Avoid media nostalgia and get the most of the World Cup

30 May 2018  |  Simon White 
Avoid media nostalgia and get the most of the World Cup

A certain naivety seems to fall over marketers when the World Cup is looming, writes VCCP's Simon White - don't miss out on opportunities due to misguided fears

Once again, the World Cup has emerged on the horizon and as we in the media world steadily approach it, I can’t help feel a bit of nostalgia. But it’s not nostalgia in terms of the opening bars of Three Lions, shots of face-painted fans waving flags, or visions of England players, head-in-hands having messed up another penalty shoot-out.

It’s worse than that. It’s a kind of media-nostalgia.

A certain naivety seems to fall over even the most astute and furtively minded marketers when something big, especially a World Cup is looming, and the deja-vu is setting in again when questions arise like “should we be advertising during the World Cup period, people will be too distracted?” Or “won’t everything be too expensive?” We need to realise that just because it’s a big event, consumer behaviour, or our ability to target them, is not going to change that much.

We need to take a step back and think about the customer journey when answering the question on whether to advertise when the World Cup is going on. I’m a big football fan. My team, Liverpool were in the European Cup Final on 26th May (I had to get that in somewhere!) and granted, when I got up that morning I felt a mixture of fear and excitement, I'm still pretty sure it didn’t give me advert-blindness when I looked at Facebook, turned on the TV, or walked to the pub to watch the game. Just like any other consumer out there.

Similarly, during the World Cup, people will be excited about the event, but even the most hardened football fans will not be physically able to watch more than 3 matches in a day, so probably about 6 hours in a day of World Cup on TV.

There will be very few people doing this but even those who do will still be able to consume media for the remaining 10 hours of the day that the average UK citizen is awake. And if we can’t target them within that massive window, we need to reconsider what we are doing.

We also need to think about the effect a major tournament like this doesn’t have on people. In the UK in 2014, 15 million people watched the World Cup Final - the most watched game of the tournament. So that also means 45 million people didn’t watch it.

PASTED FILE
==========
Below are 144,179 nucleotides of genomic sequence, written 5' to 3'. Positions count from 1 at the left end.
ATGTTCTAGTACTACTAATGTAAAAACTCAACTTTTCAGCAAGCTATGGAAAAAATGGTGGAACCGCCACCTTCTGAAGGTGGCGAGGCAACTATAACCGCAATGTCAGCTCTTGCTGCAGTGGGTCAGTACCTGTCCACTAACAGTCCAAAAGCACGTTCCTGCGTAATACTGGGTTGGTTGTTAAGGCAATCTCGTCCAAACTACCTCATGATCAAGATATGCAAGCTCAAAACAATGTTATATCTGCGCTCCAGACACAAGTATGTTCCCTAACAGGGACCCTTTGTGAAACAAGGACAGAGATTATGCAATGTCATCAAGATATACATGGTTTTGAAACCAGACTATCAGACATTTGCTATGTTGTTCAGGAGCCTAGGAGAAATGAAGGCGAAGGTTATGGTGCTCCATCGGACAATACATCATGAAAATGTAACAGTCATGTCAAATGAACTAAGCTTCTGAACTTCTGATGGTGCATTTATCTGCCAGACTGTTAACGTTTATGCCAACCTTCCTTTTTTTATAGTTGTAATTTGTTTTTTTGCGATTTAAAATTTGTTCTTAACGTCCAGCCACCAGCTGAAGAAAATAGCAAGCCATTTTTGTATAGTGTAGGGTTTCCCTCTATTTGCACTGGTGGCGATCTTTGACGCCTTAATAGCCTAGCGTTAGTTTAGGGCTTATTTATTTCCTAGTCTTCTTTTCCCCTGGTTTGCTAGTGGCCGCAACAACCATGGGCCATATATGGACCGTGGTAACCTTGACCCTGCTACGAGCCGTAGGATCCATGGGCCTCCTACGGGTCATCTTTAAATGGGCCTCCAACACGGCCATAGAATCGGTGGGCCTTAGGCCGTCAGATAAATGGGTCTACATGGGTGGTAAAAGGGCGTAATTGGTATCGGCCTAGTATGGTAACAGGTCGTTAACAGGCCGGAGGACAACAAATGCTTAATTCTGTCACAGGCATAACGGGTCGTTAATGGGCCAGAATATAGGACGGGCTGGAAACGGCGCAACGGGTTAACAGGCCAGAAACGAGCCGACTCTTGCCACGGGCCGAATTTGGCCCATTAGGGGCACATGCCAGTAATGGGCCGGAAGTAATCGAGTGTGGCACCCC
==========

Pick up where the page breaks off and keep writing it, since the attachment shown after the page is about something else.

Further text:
The most watched England match was the defeat to Uruguay on ITV on 19th June, where 14 million tuned in. But the following night, with an 8pm kick-off time, Switzerland vs. France’s Adults viewing figures never reached the 1 million mark, showing the World Cup hardly affects a thing when England aren’t playing.

Another consideration is people’s media behaviour during the World Cup, if they are a fan and consumed with a month-long obsession of football. They’ll be looking for the latest news and updates, they will be all over social media, accessing apps for the latest information, and watching highlights and gossip on TV and listening to the radio.

In other words, they will be consuming media from various sources, in a far less passive way than usual, due to the context. Non-fans will be consuming media in the same way they always do, with the exception of watching a little bit less ITV than normal.

There’s another question that the speculators come up with - “won’t everything become more expensive during the World Cup?” The answer is not really, no. A World Cup Final spot might be pricey if England ever get their penalty kicks right and get there again, but in the meantime it’s likely there will be value to be got from the less male-biased media outlets in the industry.

Current predictions show that younger and more male audiences prices will be deflationary, due to the high amount of impacts out there for these audiences.

The average ITV Station price inflation across June-July sits at about 5-10% depending on which audience you look at - not a massive hike considering it’s World Cup time, and deals will be available on other stations.

A big event like this is an opportunity. It’s best to nostalgically look back at the way you targeted engaged fans in the right environments, or how you took advantage of a great airtime price deal for something outside of the football, rather than another summer of missed opportunity due to misguided fear.



Simon White is broadcast performance director, VCCP Media

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